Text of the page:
Feeding RMBDs to companion animals has become increasingly popular across the world, yet claims of health benefits are not backed by evidence, and several studies have reported possible risks.

Of most concern, however, is the risk to public or animal health due to contamination of RMBDs with zoonotic bacteria and parasites, that can pass between animals and humans.

So a team led by Paul Overgaauw at Utrecht University set out to determine the presence of four zoonotic bacteria and two parasite species in commercial RMBDs, available in most pet shops and supermarkets.

They analysed 35 commercial frozen RMBDs from eight different brands, widely available in The Netherlands. Escherichia coli O157 was isolated from eight products (23%), Listeria species were present in 15 products (43%) and Salmonella species in seven products (20%). Both E coli O157 and Salmonella infections in humans have been linked with serious illnesses.

Four products (11%) contained the parasite Sarcocystis cruzi and another four contained Sarcocystis tenella. In two products (6%) Toxoplasma gondii was found. The Sarcocystes species are not zoonotic but pose a risk to farm animals. T gondii is an important zoonosis with a high disease burden in humans.

"Despite the relatively low sample size of frozen products in our study, it is clear that commercial RMBDs may be contaminated with a variety of zoonotic bacterial and parasitic pathogens that may be a possible source of bacterial infections in pet animals and if transmitted pose a risk for human beings," say the researchers.

"Cats and dogs that eat raw meat diets are also more likely to become infected with antibiotic-resistant bacteria than animals on conventional diets, which could pose a serious risk to both animal health and public health," they add.

They outline several ways in which pet owners and other household members can encounter such pathogens. For example, through direct contact with the food or with an infected pet through contact with contaminated household surfaces or by eating cross-contaminated human food.

They therefore suggest that pet owners should be informed about the risks associated with feeding their animals RMBDs, and should be educated about personal hygiene and proper handling of RMBDs.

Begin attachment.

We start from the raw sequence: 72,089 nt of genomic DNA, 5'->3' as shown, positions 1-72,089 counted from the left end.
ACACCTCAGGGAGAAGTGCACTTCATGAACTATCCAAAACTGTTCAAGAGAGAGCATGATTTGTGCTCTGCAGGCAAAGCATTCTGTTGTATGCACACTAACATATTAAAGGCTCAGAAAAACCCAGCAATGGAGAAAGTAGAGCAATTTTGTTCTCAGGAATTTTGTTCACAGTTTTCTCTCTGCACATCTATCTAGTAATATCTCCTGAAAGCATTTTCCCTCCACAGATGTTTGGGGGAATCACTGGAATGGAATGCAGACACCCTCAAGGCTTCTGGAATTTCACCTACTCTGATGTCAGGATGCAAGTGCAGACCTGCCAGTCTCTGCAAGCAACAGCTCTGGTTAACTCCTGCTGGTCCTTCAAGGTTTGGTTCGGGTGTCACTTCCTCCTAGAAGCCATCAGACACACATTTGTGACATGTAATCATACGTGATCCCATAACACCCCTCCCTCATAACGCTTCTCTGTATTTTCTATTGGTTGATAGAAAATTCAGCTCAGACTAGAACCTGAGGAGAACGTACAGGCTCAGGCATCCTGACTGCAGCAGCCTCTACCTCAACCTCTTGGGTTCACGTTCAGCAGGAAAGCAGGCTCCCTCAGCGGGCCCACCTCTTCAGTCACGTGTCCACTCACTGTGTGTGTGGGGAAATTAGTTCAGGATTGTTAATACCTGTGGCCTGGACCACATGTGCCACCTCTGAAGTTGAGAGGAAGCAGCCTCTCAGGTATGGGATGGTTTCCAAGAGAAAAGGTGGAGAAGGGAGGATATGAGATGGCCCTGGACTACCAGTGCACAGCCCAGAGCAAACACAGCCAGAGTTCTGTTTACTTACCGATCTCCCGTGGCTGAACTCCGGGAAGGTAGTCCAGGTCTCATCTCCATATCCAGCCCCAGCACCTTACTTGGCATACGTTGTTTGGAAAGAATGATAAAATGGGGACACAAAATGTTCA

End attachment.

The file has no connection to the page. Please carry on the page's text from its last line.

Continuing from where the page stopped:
Warnings and handling instructions should also be included on product labels and/or packages, they advise.


Experts raise concerns over raw meat diets for cats and dogs

Experts are warning dog and cat owners to be aware of the risks associated with feeding their pets raw meat-based diets (RMBDs), instead of the more conventional dry or canned pet foods.

In the Vet Record today, a team of researchers based in The Netherlands say these diets may be contaminated with bacteria and parasites, and as such may pose a risk to both animal and human health.

Feeding RMBDs to companion animals has become increasingly popular across the world, yet claims of health benefits are not backed by evidence, and several studies have reported possible risks.

Of most concern, however, is the risk to public or animal health due to contamination of RMBDs with zoonotic bacteria and parasites, that can pass between animals and humans.

So a team led by Paul Overgaauw at Utrecht University set out to determine the presence of four zoonotic bacteria and two parasite species in commercial RMBDs, available in most pet shops and supermarkets.

They analysed 35 commercial frozen RMBDs from eight different brands, widely available in The Netherlands. Escherichia coli O157 was isolated from eight products (23%), Listeria species were present in 15 products (43%) and Salmonella species in seven products (20%). Both E coli O157 and Salmonella infections in humans have been linked with serious illnesses.

Four products (11%) contained the parasite Sarcocystis cruzi and another four contained Sarcocystis tenella. In two products (6%) Toxoplasma gondii was found. The Sarcocystes species are not zoonotic but pose a risk to farm animals. T gondii is an important zoonosis with a high disease burden in humans.

"Despite the relatively low sample size of frozen products in our study, it is clear that commercial RMBDs may be contaminated with a variety of zoonotic bacterial and parasitic pathogens that may be a possible source of bacterial infections in pet animals and if transmitted pose a risk for human beings," say the researchers.